Grass carp are one of four subspecies of the Asian carp family that also includes bighead, black and silver carp. All four are considered invasive species in North America. Grass carp are considered established in the Mississippi River drainage basin, and studies from the past decade have confirmed new fish are now spawning in the Great Lakes basin. Many of those fish have been traced to the Sandusky River in Ohio.
Two types of the same fish
Grass carp had proven themselves to be an excellent way of dealing with nuisance weeds, but sometimes, they were too good to be true. In Texas, officials stocked 270,000 grass carp into Lake Conroe in the early 1980s. After one year, the lake had lost 3,600 hectares of underwater vegetation and close to half of the native fish species had experienced declines. Some states have placed bans on fertile grass carp for this reason, a decision that had major impacts on pond owners who once relied on the fish.
Researchers found an alternative in 1983: If they gave the eggs a shock of either temperature or pressure at a specific time in the development cycle, the fish would keep an extra, third DNA chromosome that is normally discarded. That variation made them effectively sterile, as they would not be able to pass on the proper two-chromosome genes to future offspring. Those fish are referred to as triploid (three chromosomes) and diploid (two chromosomes) by biologists to represent their ability to reproduce.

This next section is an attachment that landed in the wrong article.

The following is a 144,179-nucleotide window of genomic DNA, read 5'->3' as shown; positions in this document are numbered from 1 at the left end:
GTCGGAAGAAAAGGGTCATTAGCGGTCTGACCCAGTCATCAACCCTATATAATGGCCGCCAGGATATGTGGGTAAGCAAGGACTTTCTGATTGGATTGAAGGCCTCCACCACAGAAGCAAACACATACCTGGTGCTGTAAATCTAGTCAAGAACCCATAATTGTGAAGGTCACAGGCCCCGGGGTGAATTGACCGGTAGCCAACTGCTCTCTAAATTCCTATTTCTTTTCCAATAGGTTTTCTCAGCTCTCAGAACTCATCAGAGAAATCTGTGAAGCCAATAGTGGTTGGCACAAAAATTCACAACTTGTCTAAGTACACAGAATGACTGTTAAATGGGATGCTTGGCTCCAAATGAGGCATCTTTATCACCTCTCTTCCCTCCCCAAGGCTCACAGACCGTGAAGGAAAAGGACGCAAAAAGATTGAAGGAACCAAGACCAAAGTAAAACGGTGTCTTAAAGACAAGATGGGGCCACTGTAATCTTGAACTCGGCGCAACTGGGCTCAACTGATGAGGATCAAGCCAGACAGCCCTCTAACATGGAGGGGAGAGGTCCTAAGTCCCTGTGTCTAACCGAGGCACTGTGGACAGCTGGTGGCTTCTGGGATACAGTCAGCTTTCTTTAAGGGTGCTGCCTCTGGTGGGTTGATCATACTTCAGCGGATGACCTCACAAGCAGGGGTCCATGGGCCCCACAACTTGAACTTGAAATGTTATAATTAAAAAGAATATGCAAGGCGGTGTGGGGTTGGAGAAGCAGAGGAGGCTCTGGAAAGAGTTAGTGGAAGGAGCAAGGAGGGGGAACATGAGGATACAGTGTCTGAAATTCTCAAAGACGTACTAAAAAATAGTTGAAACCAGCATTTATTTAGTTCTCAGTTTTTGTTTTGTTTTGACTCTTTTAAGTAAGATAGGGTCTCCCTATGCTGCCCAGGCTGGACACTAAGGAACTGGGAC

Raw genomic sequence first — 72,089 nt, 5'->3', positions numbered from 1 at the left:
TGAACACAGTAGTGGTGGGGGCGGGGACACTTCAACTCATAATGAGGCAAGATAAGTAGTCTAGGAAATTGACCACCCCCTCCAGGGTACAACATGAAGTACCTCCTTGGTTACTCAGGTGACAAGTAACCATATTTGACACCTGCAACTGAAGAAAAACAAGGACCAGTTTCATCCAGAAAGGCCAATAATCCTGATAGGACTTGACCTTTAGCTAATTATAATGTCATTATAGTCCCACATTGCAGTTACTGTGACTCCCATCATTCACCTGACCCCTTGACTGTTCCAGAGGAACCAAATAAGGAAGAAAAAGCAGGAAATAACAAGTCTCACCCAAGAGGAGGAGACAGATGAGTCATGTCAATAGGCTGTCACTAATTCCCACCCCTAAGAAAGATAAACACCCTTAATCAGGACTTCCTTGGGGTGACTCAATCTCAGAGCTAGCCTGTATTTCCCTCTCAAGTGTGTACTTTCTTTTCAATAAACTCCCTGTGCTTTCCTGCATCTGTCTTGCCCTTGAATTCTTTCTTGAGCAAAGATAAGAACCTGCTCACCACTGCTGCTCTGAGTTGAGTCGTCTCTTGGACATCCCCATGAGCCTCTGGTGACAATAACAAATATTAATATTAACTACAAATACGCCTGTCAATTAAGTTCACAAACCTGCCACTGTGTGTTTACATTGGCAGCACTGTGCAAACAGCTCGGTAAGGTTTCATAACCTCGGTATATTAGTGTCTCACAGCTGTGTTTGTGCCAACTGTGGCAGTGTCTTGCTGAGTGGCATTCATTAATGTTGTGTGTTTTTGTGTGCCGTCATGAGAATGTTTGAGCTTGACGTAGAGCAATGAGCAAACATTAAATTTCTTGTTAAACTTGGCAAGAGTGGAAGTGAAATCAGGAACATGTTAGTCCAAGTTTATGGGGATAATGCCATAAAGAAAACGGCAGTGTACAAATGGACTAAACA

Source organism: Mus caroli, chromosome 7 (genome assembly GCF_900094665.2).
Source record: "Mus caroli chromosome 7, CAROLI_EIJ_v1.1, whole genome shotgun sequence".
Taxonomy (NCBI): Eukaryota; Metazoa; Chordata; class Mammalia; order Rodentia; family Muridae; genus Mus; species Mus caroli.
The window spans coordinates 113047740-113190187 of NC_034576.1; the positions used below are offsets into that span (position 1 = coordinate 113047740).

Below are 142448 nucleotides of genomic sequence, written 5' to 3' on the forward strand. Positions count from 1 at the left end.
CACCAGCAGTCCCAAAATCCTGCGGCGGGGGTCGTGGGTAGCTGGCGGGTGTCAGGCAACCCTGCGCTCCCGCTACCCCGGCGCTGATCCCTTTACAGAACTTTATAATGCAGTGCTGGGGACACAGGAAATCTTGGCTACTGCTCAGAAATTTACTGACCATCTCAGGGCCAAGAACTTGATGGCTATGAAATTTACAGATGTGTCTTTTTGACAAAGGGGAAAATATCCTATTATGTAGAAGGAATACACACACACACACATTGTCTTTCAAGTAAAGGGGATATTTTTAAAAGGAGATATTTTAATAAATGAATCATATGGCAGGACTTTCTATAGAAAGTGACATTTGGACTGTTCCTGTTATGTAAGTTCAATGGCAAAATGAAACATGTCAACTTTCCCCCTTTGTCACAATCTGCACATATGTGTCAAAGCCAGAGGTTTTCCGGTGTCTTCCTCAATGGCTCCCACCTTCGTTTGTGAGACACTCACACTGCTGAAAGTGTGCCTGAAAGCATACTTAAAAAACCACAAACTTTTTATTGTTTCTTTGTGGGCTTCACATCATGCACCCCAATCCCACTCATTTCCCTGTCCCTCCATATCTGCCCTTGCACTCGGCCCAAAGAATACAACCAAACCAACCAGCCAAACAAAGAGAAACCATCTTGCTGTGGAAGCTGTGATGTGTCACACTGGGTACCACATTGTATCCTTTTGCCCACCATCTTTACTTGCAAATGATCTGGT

Although success rates are close to 100 percent, the process is not perfect. Sometimes, best efforts to produce a batch of triploid fish may still result in some diploid individuals slipping through. Producers have to test every fish and the U.S. Fish and Wildlife Service samples 120 fish from each batch before certifying them as triploid, but there is still a small possibility that a presumed triploid fish could turn out to be fertile.
Currently, many states such as Ohio only allow triploid grass carp for vegetation maintenance, while other regions like Michigan and Ontario have outright bans on all grass carp. There are, however, seven states in the continental U.S. that still allow diploids: Alabama, Arkansas, Iowa, Mississippi, Missouri, Nebraska, and the portion of Colorado east of the continental divide.